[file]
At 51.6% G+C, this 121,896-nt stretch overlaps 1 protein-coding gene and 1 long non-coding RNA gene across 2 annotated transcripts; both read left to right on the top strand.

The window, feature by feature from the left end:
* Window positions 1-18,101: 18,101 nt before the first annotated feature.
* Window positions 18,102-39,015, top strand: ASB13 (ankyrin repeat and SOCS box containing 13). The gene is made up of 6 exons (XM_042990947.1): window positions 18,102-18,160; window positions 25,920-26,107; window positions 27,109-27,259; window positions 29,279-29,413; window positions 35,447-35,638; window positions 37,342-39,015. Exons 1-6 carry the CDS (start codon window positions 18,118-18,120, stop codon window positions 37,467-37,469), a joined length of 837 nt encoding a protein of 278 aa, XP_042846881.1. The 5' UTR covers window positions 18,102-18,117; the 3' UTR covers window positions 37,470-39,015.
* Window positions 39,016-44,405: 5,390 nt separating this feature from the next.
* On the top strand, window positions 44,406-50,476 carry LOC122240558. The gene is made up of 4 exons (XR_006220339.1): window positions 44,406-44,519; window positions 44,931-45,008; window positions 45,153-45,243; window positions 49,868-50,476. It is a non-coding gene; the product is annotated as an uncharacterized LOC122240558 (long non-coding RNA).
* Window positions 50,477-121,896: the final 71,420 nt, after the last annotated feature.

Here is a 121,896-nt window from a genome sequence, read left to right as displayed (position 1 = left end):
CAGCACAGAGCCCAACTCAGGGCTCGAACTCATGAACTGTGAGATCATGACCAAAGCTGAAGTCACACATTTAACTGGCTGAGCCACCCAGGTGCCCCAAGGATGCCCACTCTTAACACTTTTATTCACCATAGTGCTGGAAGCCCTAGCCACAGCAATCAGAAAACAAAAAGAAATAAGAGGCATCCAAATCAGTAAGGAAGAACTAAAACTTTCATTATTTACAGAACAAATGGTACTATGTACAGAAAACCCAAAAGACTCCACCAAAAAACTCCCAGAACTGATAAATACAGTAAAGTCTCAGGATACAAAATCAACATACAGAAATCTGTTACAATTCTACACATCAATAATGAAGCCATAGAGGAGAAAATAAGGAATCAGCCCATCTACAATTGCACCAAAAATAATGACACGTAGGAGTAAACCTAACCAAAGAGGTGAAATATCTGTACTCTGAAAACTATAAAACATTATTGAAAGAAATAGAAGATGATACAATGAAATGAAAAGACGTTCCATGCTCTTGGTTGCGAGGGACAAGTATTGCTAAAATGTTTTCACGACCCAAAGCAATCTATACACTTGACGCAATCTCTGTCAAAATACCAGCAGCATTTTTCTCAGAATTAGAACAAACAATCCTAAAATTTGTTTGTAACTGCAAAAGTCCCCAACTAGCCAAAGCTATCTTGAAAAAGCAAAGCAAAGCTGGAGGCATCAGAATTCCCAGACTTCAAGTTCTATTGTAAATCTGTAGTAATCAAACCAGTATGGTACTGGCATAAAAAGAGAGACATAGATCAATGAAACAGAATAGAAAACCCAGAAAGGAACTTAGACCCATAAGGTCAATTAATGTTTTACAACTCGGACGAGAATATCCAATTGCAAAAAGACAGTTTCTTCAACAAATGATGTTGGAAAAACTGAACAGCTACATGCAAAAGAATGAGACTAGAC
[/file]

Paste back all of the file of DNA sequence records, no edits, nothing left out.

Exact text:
At 51.6% G+C, this 121,896-nt stretch overlaps 1 protein-coding gene and 1 long non-coding RNA gene across 2 annotated transcripts; both read left to right on the top strand.

The window, feature by feature from the left end:
* Window positions 1-18,101: 18,101 nt before the first annotated feature.
* Window positions 18,102-39,015, top strand: ASB13 (ankyrin repeat and SOCS box containing 13). The gene is made up of 6 exons (XM_042990947.1): window positions 18,102-18,160; window positions 25,920-26,107; window positions 27,109-27,259; window positions 29,279-29,413; window positions 35,447-35,638; window positions 37,342-39,015. Exons 1-6 carry the CDS (start codon window positions 18,118-18,120, stop codon window positions 37,467-37,469), a joined length of 837 nt encoding a protein of 278 aa, XP_042846881.1. The 5' UTR covers window positions 18,102-18,117; the 3' UTR covers window positions 37,470-39,015.
* Window positions 39,016-44,405: 5,390 nt separating this feature from the next.
* On the top strand, window positions 44,406-50,476 carry LOC122240558. The gene is made up of 4 exons (XR_006220339.1): window positions 44,406-44,519; window positions 44,931-45,008; window positions 45,153-45,243; window positions 49,868-50,476. It is a non-coding gene; the product is annotated as an uncharacterized LOC122240558 (long non-coding RNA).
* Window positions 50,477-121,896: the final 71,420 nt, after the last annotated feature.

Here is a 121,896-nt window from a genome sequence, read left to right as displayed (position 1 = left end):
CAGCACAGAGCCCAACTCAGGGCTCGAACTCATGAACTGTGAGATCATGACCAAAGCTGAAGTCACACATTTAACTGGCTGAGCCACCCAGGTGCCCCAAGGATGCCCACTCTTAACACTTTTATTCACCATAGTGCTGGAAGCCCTAGCCACAGCAATCAGAAAACAAAAAGAAATAAGAGGCATCCAAATCAGTAAGGAAGAACTAAAACTTTCATTATTTACAGAACAAATGGTACTATGTACAGAAAACCCAAAAGACTCCACCAAAAAACTCCCAGAACTGATAAATACAGTAAAGTCTCAGGATACAAAATCAACATACAGAAATCTGTTACAATTCTACACATCAATAATGAAGCCATAGAGGAGAAAATAAGGAATCAGCCCATCTACAATTGCACCAAAAATAATGACACGTAGGAGTAAACCTAACCAAAGAGGTGAAATATCTGTACTCTGAAAACTATAAAACATTATTGAAAGAAATAGAAGATGATACAATGAAATGAAAAGACGTTCCATGCTCTTGGTTGCGAGGGACAAGTATTGCTAAAATGTTTTCACGACCCAAAGCAATCTATACACTTGACGCAATCTCTGTCAAAATACCAGCAGCATTTTTCTCAGAATTAGAACAAACAATCCTAAAATTTGTTTGTAACTGCAAAAGTCCCCAACTAGCCAAAGCTATCTTGAAAAAGCAAAGCAAAGCTGGAGGCATCAGAATTCCCAGACTTCAAGTTCTATTGTAAATCTGTAGTAATCAAACCAGTATGGTACTGGCATAAAAAGAGAGACATAGATCAATGAAACAGAATAGAAAACCCAGAAAGGAACTTAGACCCATAAGGTCAATTAATGTTTTACAACTCGGACGAGAATATCCAATTGCAAAAAGACAGTTTCTTCAACAAATGATGTTGGAAAAACTGAACAGCTACATGCAAAAGAATGAGACTAGAC